Funeral for a friend — So long horse industry (unless……)

November 03, 2010 | Drew Forrester

who did the right thing when this all fell apart.  They wound up saying, “F-You, I’m not losing everything I’ve worked for because you clowns can’t figure this out.”  So they left.  Good for them, I say.

Maryland deserves this.

Some of what has happened to racing in this state is absolutely, 110% connected to the industry’s own inability to market its product.

The folks who have marketed the racing industry in Maryland — and by that, I mean the people creating the advertising and promotional concepts designed to get people to embrace a day at the track — have failed as woefully as Kyle Boller on a Sunday afternoon in Pittsburgh.

Boller, in fact, might have been a tad better, if you can believe that.

The slots issue, while crucial now, was set to be the tonic 12 years ago when it was still somewhat new in places like CharlesTown, Delaware Park, Penn National, etc.  The year 2000 was when Maryland should have been a leader in the field of slots at the tracks.  Instead, our government produced nothing more than an expensive circle-jerk while those other states brought Maryland’s money into their communities and then they all laughed about it.

Last night was the last-ditch three-pointer at the buzzer that fell just short.

It was a reckless, final-breath attempt to save an industry that can only be saved with ONE touch.

New facility.


Go ahead and sell Laurel.  Sell Bowie.  Construct a golf course.  Or an amusement park.  Here’s an idea we’ve heard before: “build a museum” for horse racing.  Sell it all and build something on it.

And then, do the same at Pimlico.  That is, if anyone will buy it.

Look, they tore down Yankee-freakin-Stadium.

With all due respect to the Preakness, it ain’t Babe Ruth, Lou Gehrig, Joe DiMaggio and Derek Jeter.

Tear down Pimlico.

And build a new track.

That’s it.

That’s all that can save horse racing in this state given what happened last night in Anne Arundel County.

Get some land somewhere near the 95-295 exchange, right near the football stadium, and make it happen.  And please, please don’t let me hear someone say, “well, you see, that won’t work and here’s why…”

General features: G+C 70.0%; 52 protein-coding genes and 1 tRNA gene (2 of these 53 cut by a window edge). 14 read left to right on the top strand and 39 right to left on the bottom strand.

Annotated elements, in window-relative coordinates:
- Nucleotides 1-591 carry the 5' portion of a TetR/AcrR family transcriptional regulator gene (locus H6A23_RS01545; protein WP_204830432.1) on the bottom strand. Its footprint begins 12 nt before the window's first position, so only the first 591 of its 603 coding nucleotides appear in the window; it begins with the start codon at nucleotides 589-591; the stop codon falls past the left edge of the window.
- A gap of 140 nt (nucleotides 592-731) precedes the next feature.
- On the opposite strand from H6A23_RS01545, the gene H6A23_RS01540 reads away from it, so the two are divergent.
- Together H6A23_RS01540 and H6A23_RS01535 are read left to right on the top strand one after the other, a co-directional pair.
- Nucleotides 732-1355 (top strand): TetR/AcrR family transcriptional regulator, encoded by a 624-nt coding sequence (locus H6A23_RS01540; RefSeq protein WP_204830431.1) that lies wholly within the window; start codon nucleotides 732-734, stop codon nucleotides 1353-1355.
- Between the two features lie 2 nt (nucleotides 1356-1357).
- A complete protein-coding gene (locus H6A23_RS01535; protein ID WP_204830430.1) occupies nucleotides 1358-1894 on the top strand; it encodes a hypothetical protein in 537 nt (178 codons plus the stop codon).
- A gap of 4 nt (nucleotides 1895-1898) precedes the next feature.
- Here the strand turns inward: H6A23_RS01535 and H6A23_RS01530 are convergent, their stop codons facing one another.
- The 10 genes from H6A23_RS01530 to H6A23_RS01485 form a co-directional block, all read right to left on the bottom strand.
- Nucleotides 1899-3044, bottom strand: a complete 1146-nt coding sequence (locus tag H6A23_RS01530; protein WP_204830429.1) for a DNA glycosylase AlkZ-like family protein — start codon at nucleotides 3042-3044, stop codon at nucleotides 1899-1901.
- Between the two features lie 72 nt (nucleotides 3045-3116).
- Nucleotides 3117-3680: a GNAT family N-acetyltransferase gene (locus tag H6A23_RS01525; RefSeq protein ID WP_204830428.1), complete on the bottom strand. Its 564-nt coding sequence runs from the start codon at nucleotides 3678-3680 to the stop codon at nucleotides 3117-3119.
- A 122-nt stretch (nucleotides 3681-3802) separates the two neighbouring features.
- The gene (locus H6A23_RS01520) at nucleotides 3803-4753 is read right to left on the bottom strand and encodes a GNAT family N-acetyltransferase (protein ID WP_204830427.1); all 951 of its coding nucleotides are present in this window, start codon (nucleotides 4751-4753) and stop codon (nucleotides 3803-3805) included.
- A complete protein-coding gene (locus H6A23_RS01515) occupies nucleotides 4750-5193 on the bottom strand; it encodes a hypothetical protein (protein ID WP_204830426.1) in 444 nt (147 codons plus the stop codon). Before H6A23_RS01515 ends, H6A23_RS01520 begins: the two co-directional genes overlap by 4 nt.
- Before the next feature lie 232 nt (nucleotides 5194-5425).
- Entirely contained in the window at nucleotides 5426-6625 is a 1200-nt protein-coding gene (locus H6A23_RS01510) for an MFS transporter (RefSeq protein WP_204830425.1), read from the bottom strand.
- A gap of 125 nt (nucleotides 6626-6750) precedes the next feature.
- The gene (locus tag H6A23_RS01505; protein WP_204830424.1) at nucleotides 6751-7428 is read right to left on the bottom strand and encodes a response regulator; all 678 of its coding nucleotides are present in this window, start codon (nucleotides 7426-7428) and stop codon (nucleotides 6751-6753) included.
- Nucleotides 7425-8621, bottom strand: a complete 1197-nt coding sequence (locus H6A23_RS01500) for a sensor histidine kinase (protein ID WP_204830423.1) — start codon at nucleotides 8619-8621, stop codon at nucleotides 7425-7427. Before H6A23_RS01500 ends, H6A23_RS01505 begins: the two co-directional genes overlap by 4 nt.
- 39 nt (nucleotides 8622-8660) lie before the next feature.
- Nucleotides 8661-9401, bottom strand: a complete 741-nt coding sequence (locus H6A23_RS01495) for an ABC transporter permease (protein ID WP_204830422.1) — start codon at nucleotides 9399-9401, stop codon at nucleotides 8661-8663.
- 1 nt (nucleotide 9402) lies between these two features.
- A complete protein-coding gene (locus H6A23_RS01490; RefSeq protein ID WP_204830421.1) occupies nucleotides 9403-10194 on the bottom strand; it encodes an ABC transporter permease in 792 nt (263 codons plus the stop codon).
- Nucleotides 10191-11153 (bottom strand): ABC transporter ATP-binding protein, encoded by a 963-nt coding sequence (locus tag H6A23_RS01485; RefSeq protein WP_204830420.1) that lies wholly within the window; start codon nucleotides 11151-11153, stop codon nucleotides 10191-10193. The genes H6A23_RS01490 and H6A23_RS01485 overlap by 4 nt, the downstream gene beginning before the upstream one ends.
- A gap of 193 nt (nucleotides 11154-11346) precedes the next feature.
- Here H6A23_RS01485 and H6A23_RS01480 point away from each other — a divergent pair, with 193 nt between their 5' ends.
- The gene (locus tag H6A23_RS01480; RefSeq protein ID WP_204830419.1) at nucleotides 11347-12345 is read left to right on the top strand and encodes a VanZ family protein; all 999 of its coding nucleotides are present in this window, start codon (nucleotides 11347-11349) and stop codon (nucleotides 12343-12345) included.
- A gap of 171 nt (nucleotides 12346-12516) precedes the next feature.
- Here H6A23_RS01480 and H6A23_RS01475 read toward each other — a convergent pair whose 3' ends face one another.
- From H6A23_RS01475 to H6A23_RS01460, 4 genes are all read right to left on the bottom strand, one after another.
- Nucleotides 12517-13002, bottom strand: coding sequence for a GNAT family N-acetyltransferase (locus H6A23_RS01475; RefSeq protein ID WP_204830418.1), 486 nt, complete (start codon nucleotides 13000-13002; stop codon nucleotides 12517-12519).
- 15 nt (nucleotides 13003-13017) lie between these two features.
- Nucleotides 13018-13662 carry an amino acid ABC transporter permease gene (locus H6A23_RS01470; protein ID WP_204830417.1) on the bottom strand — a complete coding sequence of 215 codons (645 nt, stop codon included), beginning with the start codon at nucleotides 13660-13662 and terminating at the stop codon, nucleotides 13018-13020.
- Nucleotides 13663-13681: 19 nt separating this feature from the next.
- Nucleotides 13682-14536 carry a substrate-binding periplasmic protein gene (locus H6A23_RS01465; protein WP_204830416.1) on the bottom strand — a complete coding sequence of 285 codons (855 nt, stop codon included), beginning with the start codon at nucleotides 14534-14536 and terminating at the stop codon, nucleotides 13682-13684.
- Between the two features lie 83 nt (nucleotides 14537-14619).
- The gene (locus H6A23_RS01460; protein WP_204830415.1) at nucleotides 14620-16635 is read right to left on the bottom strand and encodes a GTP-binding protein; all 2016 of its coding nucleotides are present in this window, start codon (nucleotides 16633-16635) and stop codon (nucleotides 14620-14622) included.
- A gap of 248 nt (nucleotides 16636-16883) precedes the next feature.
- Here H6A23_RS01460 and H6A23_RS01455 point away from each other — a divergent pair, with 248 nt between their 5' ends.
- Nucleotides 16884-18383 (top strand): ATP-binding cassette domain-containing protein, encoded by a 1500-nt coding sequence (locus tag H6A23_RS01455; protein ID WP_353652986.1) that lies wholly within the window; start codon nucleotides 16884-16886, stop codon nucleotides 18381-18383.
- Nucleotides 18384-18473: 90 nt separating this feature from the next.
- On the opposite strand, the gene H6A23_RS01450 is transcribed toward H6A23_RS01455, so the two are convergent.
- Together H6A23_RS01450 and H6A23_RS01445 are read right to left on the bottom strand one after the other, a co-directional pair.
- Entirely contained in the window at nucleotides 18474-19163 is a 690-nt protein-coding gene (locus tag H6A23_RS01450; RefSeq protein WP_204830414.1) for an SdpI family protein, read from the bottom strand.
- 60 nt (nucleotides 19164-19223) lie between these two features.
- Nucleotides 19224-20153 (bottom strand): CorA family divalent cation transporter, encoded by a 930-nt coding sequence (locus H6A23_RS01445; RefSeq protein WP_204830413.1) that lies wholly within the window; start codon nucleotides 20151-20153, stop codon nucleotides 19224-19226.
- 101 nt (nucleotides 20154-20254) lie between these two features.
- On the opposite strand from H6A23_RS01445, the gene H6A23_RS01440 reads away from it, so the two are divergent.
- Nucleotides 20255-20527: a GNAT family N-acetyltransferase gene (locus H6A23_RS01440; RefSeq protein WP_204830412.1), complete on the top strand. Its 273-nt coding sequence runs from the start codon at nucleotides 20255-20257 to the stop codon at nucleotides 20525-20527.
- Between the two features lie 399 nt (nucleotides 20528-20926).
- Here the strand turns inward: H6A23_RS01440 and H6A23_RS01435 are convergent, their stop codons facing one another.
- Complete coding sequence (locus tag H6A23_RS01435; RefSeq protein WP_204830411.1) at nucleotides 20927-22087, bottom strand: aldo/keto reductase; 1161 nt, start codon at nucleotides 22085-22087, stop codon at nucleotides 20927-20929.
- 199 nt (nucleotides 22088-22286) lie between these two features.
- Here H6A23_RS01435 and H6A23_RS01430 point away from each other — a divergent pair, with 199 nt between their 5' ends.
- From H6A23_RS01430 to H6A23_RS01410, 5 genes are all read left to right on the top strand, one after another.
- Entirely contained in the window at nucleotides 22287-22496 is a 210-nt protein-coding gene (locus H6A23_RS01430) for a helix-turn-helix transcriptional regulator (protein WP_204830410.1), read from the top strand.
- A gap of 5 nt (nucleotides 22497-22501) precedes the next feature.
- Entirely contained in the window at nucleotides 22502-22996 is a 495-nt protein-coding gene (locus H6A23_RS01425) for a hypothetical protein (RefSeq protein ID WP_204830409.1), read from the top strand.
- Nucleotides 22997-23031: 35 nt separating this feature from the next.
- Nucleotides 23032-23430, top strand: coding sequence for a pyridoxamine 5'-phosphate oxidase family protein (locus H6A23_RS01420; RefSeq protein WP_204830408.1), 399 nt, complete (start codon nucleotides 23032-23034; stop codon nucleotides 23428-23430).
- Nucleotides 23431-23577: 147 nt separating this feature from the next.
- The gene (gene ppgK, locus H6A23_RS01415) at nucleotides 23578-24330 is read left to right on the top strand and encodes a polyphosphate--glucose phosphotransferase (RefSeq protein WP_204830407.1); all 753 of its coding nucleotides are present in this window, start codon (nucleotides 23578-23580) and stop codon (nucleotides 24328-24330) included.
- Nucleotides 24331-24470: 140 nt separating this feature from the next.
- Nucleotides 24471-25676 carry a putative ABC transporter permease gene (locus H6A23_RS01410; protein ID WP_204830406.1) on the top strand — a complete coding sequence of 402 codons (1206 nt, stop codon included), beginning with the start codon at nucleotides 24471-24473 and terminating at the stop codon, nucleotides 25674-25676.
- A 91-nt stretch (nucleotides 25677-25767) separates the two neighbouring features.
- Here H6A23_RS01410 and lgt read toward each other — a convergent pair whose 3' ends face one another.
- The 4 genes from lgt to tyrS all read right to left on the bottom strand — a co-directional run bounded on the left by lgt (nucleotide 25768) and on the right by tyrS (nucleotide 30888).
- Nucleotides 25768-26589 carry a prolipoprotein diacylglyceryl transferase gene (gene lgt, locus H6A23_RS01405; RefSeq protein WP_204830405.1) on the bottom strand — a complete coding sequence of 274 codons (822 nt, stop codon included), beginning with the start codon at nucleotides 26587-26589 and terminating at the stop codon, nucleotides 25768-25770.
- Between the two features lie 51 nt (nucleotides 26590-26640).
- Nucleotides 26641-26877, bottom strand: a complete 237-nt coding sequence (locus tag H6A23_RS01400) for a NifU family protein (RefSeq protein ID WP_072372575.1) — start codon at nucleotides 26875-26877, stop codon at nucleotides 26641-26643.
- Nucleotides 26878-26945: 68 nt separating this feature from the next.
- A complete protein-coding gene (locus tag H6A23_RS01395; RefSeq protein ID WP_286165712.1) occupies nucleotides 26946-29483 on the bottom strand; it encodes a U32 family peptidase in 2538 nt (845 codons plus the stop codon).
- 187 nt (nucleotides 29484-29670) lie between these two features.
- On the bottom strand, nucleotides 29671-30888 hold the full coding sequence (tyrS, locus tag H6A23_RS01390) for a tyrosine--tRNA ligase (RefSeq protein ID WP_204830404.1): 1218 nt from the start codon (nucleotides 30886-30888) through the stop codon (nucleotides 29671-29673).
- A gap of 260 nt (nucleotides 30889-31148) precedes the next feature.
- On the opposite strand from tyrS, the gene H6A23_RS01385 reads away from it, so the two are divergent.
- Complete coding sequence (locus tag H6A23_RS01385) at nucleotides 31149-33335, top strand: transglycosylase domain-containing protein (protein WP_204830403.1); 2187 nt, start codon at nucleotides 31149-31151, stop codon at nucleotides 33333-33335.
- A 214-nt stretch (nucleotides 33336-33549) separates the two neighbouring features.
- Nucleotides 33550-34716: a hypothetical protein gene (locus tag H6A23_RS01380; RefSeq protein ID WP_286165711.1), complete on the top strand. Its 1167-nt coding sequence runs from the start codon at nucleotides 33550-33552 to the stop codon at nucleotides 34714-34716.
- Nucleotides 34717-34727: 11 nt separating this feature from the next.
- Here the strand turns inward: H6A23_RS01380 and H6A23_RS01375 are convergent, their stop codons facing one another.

That’s what those dumb-asses said about slots in 2000, 2002, 2006 and 2008 down in Annapolis.

“Slots won’t work and here’s why…”


The answer ISN’T “well, a new track will be tough to do…” — or “it’s very expensive” — or “it takes a lot of time and red tape”.

No, no and no.

The answer is something like this: “Yes, this needs to happen. Let’s make it happen.”

Our esteemed Governor will certainly put this on his plate, right?

Get it done.

First lame excuse you’ll hear: “It takes money.”  Well, that football and baseball stadium weren’t built with coins saved from lemonade stands on the corner.

Next excuse you’ll hear (and I heard this one on Tuesday): “A certain owner of a downtown sports franchise will need to get his fingers in the pie somehow. Anything that goes in downtown that competes with his product has to have his stamp of approval.”

Abso-eff’ing-lutely NOT. He has his own scholarship program. It’s called Oriole Park at Camden Yards and the MASN network we all fund even though we’d rather not if given the choice.

Another excuse: “Who gets the credit? The Mayor? The Governor? The City Council?”

Answer: Who gives a rat’s ass…

If everyone would stop worrying about their own dash of salt and just prepare the food so it tastes good, we’d all eat a lot more of it.

Here’s how it starts:

Some state/government official with a brain (and in Maryland, that’s like looking for a freckle on one of Dolly Parton’s boobs) needs to sit down with the folks at MAGNA